Tuesday, June 9, 2009

Kitchenette and kBtu's.

Today was a rainy day, with no chicken coop to keep me entertained. Instead, I tackled the kitchenette, where students who opt to skip the meal plan store and prepare their food.

(Jessa, my boss from last summer, is on the "Intern wall of fame" above the cabinets.)

(This room was originally designed to be a men's restroom. Hence, tile-art.)

There are several design issues: not enough room for everyone's junk in the fridge, lack of storage space for dry goods, and poor dish-washing system and storage for clean dishes/cookware.

Before I could deal with any of this, the kitchen needed to be cleaned and organized, so I could see what we had to work with.

The fridge was the biggest issue. When the kitchen has a lot of leftovers, they will often put them in containers and send them to the kitchenette as freebies. But since they don't belong to any one person, nobody knows to look for them and they are forgotten. I filled a five-gallon bucket with rancid, rotting, smelly, moldy food. I sorted the rest of the food and gave each person their section of the fridge, with cute labels and everything. (People should label every food item they stick in the fridge. I left a section for unlabeled food, which will be marked as "free" if they aren't claimed by Thursday.)
Now, while the fridge still looks crowded, it is a much looser pack, with obvious room to stick new items in. People have been thanking me all day for taking on this task.

After sorting dishes, tupperware, pots and pans, I came up with a list of things that needed improvement and a few suggestions. I browsed the library for some helpful kitchen/storage design books and got some great ideas for cabinetry and dish storage.

One thing I decided would help the flow of the kitchen would be drying racks that were the final storage destination for dishes.
Pretend this rack is metal and has a gutter-system for drainage. This would be an appropriate way to dry and store plates, as opposed to the artfully (and dangerously) stacked drying racks we use now. Cups can be hung on pegs (as the majority are mugs with handles) and pans, strainers and skillets can be hung. This takes out the middle step of the drying rack that needs to be unloaded. It also provides better storage for dishes than what is currently available - underneath the counter. There's no real solution for bowls at the moment...

I'm also hoping to retrofit a couple of the cabinets under the counter to be pull-out drawers, for better storage of tupperware and any cookware that isn't hung. I would like to build a few more cabinets to go above the counter for extra food-storage space.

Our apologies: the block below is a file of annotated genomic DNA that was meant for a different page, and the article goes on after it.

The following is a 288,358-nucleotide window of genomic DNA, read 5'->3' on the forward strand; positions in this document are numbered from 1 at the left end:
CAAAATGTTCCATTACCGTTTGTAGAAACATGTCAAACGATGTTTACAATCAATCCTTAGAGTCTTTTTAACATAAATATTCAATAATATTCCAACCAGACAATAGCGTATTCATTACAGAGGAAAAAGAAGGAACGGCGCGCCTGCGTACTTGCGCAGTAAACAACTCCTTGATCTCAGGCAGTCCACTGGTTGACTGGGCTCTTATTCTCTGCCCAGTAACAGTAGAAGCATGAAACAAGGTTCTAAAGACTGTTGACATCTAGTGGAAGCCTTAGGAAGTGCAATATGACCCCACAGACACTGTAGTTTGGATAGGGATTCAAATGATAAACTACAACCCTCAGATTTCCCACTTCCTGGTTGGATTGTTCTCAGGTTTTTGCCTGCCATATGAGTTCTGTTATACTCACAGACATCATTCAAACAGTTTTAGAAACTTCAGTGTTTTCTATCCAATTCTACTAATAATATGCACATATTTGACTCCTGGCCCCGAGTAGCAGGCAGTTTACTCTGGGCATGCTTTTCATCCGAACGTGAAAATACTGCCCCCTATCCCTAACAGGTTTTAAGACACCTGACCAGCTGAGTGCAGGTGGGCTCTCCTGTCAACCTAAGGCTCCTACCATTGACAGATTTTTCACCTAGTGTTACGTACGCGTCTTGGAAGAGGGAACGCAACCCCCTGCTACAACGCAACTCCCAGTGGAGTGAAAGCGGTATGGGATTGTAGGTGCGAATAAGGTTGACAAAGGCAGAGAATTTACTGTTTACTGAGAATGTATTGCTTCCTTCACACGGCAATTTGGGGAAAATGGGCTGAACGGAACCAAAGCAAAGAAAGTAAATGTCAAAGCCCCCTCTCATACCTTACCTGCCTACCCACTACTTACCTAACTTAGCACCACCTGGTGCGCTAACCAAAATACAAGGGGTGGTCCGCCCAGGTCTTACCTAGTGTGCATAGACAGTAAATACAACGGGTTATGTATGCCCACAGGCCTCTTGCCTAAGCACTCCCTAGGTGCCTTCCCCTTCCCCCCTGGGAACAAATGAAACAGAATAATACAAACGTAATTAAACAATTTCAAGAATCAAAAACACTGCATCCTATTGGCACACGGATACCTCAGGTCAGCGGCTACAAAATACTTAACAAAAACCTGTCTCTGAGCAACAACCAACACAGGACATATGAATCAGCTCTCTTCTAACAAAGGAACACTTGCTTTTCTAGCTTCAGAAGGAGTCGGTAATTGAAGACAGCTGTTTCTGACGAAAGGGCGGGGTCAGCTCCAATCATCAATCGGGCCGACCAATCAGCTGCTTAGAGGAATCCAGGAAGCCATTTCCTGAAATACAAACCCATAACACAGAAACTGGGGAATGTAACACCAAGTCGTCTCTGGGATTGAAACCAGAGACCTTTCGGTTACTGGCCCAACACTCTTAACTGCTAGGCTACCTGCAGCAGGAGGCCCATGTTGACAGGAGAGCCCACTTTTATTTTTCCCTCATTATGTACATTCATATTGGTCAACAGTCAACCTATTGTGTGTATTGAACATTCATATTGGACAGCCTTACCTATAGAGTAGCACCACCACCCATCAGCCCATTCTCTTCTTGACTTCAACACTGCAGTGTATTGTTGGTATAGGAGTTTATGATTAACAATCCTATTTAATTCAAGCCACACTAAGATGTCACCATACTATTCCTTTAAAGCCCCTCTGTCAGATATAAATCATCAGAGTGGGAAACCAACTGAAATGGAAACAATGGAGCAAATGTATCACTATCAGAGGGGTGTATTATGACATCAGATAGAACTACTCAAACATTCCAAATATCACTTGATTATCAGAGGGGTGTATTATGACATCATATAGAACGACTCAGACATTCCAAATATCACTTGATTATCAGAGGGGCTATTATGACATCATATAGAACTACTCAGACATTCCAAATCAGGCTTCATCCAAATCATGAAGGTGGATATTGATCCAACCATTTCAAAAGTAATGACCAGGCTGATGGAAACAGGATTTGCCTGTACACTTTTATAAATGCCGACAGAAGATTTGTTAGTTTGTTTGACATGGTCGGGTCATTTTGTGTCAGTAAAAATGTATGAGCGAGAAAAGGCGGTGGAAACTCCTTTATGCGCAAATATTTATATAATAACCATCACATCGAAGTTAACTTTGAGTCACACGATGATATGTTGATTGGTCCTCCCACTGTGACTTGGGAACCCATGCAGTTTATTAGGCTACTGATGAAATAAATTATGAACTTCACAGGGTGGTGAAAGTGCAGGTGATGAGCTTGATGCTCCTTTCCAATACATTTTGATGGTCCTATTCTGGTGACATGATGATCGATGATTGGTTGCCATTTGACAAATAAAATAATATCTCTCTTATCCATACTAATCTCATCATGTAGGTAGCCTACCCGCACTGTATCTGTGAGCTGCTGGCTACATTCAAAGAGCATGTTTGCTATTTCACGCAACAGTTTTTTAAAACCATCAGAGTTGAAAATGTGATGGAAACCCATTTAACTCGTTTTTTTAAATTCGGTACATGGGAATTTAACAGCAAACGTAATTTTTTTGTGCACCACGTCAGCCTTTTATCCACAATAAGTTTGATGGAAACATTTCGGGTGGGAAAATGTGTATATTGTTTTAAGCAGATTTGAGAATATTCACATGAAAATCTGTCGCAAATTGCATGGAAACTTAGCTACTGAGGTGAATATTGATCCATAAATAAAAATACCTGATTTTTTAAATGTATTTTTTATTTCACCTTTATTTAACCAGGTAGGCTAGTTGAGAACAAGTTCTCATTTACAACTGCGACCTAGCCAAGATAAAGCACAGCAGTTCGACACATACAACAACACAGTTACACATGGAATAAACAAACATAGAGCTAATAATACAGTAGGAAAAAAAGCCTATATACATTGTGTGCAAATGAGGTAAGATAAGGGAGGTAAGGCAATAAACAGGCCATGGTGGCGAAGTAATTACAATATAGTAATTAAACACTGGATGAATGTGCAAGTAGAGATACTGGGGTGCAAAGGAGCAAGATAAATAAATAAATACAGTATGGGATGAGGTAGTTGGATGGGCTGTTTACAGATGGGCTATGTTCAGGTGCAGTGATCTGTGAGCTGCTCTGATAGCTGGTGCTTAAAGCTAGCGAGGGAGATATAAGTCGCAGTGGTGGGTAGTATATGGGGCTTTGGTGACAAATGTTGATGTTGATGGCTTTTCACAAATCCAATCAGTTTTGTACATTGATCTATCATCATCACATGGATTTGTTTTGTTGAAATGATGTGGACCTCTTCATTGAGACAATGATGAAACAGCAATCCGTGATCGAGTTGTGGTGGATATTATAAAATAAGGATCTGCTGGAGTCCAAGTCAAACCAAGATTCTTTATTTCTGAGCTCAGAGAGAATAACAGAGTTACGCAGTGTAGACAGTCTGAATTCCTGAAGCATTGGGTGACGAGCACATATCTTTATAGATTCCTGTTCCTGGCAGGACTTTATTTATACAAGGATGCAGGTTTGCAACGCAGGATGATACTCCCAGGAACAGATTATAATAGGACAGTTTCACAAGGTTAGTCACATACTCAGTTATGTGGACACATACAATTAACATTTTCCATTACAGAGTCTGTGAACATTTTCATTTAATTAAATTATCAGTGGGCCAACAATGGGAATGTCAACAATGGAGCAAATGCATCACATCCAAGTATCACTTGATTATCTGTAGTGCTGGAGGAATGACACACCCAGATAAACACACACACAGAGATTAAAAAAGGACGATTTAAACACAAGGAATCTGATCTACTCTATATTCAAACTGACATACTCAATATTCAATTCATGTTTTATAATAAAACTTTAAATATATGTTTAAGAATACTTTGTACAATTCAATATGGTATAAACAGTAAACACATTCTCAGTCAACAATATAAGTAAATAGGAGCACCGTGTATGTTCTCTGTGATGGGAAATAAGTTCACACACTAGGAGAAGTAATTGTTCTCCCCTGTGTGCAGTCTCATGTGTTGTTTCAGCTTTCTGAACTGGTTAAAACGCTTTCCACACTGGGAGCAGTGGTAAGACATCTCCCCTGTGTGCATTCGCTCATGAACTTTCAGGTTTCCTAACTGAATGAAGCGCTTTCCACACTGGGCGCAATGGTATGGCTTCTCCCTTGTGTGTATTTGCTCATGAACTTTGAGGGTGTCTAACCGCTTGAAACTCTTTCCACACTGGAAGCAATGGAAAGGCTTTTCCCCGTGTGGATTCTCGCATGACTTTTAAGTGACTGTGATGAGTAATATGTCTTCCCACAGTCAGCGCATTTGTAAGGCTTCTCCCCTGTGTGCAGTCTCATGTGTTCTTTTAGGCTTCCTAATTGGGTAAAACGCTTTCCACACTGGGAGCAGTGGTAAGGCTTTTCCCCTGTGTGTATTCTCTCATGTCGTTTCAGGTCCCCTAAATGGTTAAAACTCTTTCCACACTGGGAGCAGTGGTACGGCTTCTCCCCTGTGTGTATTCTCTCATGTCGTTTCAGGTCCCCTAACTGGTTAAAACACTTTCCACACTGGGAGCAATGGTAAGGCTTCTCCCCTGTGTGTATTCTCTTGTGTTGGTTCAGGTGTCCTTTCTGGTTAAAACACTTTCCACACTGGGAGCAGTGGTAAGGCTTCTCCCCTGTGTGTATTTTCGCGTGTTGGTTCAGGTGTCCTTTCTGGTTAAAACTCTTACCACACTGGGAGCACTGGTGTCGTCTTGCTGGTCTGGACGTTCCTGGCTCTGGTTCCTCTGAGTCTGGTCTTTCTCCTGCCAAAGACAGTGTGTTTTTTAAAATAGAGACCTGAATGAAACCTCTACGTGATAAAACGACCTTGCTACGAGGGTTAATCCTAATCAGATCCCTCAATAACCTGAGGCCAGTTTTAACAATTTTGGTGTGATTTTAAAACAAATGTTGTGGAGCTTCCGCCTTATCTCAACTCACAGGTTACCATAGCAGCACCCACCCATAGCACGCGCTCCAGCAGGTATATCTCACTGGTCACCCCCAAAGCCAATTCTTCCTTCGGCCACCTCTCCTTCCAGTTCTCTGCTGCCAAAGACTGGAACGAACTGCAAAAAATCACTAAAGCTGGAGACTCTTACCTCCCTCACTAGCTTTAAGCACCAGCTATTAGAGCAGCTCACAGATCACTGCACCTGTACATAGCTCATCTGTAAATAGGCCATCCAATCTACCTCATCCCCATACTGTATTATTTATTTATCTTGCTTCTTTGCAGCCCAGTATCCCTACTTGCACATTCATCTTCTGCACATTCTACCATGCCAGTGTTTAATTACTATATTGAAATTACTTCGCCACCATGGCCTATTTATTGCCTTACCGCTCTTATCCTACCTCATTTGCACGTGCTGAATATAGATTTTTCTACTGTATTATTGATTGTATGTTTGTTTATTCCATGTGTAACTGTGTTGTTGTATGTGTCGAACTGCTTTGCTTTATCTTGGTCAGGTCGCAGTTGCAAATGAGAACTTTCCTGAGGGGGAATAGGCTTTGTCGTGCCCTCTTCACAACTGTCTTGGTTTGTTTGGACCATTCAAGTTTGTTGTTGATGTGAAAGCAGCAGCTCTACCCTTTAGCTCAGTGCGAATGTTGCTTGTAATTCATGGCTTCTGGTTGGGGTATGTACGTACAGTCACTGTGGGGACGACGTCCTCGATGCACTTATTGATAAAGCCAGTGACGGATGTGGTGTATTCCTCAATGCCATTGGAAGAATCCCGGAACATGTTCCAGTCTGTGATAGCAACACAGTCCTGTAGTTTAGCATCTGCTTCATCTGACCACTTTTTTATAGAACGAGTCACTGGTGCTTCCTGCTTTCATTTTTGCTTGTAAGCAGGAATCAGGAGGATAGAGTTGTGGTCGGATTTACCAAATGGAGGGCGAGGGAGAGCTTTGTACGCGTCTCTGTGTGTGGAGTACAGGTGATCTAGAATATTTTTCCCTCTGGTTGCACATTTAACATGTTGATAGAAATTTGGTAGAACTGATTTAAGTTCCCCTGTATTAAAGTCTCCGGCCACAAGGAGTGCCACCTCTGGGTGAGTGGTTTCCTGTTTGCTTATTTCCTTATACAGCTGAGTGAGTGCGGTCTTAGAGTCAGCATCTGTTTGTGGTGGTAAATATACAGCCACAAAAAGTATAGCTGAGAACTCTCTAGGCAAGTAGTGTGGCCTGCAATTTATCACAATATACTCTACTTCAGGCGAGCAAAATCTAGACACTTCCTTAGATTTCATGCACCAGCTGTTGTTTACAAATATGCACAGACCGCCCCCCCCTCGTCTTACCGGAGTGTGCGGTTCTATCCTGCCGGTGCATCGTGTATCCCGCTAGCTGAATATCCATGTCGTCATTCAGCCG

I worked with Dave a bit in the afternoon to brainstorm and evaluate some of the ideas I had come up with during the day. He gave me some helpful hints and liked what I had to offer. Soon, I will have to post an entry describing our morning meetings, which will include a better overview of Dave.

Cool thing: There's a youth design/build class coming up, so I'm going to pitch the idea that they design and build some sort of storage system for the kitchen, whether it be the drying racks with proper drainage or cabinetry for more dry storage for students.

I sat in on the core class's evening lecture after dinner - it was on energy usage within a building, with a particular focus on natural lighting (although still a broad overview.) Some key points, but certainly not all-encompassing:
  • I have a better understanding and appreciation for the energy measurement kBtu. A kBtu (a thousand Btu's) is a standard energy measurement. 1 KWh of electricity is 3.14 kBtu's and 1 therm of gas is 100 kBtu's.
  • A group called Architecture 2030 is setting targets for building construction. Everybody on the planet should build to at least these standards to offset/reduce greenhouse gas emissions that lead to global climate change. Right now, the average house uses 44.7 kBtu's per year. The average multi-family housing with more than 5 families (think apartments) use 48.5 kBtu's. The average mobile home uses 72 kBtu's. Architecture 2030 says that all new buildings should be designed to use half the energy, which is entirely possible. Each year, the standard number should drop 10% (so the average house would be limited at 22kBtu's starting this year, fall to 19.8- 10% of 22 - the next year, 17.8 the year after that.) By the year 2030, buildings would be using a tenth of what they use now.
  • I'm in the north. Foundations for houses require basements. Insullation is far more crucial.
  • The speaker suggested that people choose between passive solar heating and radient floor heating for the wintertime. The reason is this: radient flooring can take anywhere between 12 hours and 2 days. In Vermont, it's pretty warm/mild during the day and chilly at night. If someone were counting on passive solar to heat during the day, they would want to turn off their floor heating (or be overheated,) but then the floor would not be ready to heat during the night-time. In order to have the best control, it is best to rely on one way or the other. (Again, in Vermont more than Kentucky or North Carolina, because there is a more extreme difference in temperature.)
  • A girl from Hungary thought that electronics were creating "vampire loads," which made their electricity usage go up.
  • I have a better understanding and an interest to learn more about heating converters and ventalation systems.
  • I should look up the book "The Ecological Engineer."
  • Even with light shelves, light can only travel about 30 feet from a side window into a building. Good thing to keep in mind, for large buildings.

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